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Text Mining Methods and Tools

Learn more about text mining (aka computational text analysis) and how you can apply it to your research.

What is text mining?

Text mining, also known as computational text analysis, is a method where a researcher uses computational tools to analyze a large set of texts (a text corpus). Text mining can be used to discover patterns or deviations in a set of texts, examine relationships between documents or ideas, analyze sentiment, or track changes in texts over time.

To see text mining in action, check out America's Public Bible or Mining the Dispatch.

Process of a Text Mining Project

basics steps of a text mining project: get data, prepare and process the data, present your results

Completing a text mining project can be broken down into three overarching steps.

  1. Get data (text and metadata)
    • Use existing text corpora from sources like Project Gutenberg, the Internet Archive, etc.
    • Use APIs (application programming interfaces) to retrieve data from websites, like Twitter or forums.
    • Use own sources; physical books can be scanned and run through OCR (Optical Character Recognition) software to create machine-readable text.
  2. Process the data (prepare and analyze)
    • Preparation
      • Includes data cleaning and fixing errors in the data. Be careful with this step! You must know your data well to clean it properly.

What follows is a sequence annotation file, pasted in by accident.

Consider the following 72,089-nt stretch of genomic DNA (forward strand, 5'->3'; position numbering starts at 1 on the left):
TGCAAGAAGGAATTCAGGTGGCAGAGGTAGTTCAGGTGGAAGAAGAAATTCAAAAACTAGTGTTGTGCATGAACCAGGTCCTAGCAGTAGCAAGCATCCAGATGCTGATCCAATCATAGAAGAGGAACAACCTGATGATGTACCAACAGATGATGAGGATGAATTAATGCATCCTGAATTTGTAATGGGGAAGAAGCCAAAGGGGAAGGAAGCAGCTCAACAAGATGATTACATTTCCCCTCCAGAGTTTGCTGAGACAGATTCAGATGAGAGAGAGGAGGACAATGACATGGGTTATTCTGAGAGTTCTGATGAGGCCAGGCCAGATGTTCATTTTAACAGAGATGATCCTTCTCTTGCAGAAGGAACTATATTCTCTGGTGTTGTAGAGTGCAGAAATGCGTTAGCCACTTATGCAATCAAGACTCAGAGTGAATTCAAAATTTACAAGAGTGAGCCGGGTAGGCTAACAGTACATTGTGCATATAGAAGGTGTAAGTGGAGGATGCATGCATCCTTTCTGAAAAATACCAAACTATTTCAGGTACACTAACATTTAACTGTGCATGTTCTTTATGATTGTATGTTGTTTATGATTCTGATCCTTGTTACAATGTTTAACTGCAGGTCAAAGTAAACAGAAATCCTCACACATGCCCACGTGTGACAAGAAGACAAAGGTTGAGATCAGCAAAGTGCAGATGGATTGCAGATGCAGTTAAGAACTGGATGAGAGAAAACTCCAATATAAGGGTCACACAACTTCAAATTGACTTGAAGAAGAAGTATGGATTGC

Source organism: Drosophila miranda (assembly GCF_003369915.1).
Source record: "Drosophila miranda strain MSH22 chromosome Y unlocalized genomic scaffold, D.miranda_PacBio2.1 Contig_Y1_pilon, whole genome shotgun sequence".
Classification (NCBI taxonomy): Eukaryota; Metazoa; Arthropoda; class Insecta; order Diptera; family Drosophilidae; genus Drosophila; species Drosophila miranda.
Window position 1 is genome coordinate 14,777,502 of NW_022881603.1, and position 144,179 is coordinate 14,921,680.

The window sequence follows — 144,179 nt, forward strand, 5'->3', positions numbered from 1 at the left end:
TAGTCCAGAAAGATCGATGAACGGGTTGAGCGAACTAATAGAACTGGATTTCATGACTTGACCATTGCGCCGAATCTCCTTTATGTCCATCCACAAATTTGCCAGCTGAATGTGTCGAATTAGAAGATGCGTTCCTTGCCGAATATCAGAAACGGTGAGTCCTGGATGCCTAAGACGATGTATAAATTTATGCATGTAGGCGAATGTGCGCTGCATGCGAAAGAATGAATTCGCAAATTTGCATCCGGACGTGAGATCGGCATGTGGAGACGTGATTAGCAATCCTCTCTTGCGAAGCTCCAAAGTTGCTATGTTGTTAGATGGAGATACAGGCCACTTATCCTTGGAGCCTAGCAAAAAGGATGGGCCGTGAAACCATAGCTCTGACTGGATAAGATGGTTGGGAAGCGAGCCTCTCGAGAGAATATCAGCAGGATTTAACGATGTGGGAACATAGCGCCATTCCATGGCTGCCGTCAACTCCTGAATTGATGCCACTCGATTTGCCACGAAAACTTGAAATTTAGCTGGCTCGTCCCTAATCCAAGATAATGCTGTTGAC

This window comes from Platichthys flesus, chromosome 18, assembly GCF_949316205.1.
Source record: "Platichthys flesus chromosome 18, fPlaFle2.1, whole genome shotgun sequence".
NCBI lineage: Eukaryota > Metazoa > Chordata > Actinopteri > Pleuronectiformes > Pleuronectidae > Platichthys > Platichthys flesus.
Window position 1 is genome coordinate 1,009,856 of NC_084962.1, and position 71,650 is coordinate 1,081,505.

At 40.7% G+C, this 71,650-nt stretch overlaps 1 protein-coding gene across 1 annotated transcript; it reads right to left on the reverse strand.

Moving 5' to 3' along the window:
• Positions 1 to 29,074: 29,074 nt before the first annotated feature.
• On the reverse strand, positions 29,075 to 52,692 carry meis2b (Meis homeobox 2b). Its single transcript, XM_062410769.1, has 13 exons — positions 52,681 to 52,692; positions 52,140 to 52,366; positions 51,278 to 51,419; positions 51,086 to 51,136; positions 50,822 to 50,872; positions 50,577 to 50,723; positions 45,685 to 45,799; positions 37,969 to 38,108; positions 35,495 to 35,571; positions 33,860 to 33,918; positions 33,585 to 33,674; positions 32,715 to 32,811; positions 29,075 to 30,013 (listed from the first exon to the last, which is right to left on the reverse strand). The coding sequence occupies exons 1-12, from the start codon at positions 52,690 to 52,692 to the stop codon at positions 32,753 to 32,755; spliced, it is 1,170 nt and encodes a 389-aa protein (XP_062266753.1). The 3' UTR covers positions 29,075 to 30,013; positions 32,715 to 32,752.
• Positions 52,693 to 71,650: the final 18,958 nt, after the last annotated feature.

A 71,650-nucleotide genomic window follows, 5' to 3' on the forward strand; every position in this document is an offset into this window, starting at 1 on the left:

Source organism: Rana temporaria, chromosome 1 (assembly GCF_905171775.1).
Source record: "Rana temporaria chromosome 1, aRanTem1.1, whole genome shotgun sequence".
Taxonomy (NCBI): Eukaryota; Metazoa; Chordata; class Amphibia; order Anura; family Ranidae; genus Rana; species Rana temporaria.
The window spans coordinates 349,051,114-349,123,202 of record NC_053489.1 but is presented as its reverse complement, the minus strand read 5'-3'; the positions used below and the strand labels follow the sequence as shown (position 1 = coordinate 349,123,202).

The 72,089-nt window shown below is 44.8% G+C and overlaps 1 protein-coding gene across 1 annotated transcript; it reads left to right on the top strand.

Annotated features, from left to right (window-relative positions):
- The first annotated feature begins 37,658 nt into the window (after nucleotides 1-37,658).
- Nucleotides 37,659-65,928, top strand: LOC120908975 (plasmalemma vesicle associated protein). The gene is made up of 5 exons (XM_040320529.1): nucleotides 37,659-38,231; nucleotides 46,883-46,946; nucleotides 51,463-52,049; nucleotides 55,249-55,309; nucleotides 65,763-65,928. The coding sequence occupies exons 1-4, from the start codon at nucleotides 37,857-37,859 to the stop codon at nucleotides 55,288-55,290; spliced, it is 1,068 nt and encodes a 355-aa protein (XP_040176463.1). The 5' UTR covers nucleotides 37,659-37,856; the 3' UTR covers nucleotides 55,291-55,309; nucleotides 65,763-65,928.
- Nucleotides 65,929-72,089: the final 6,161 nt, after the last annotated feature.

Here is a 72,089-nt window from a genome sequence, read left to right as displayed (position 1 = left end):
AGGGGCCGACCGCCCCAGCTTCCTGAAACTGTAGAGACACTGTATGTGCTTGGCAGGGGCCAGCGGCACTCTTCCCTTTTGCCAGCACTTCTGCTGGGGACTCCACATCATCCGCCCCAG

• Includes creating derived data - information derived from the raw data that was analyzed. This might be a word frequency list or text with parts of speech tagged.
    • Analysis
      • Includes running text mining programs (or algorithms) on a text corpus. 
        • Stop words are terms that are omitted from analysis. Many tools include their own stop word list, but it may need to be modified or added to depending on the corpus being examined. For example, many pronouns (I, we, they, she, etc.) are automatically omitted. If a URL or a word not useful for analysis frequently occurs, adding it to the stop word list will clarify the results. 
  3. Present results, data, and/or code
    • Present results through traditional modes like articles or books, or use a digital medium like a website.
    • Many areas of digital scholarship prioritize sharing data and code as well, to allow for replication and to share processes.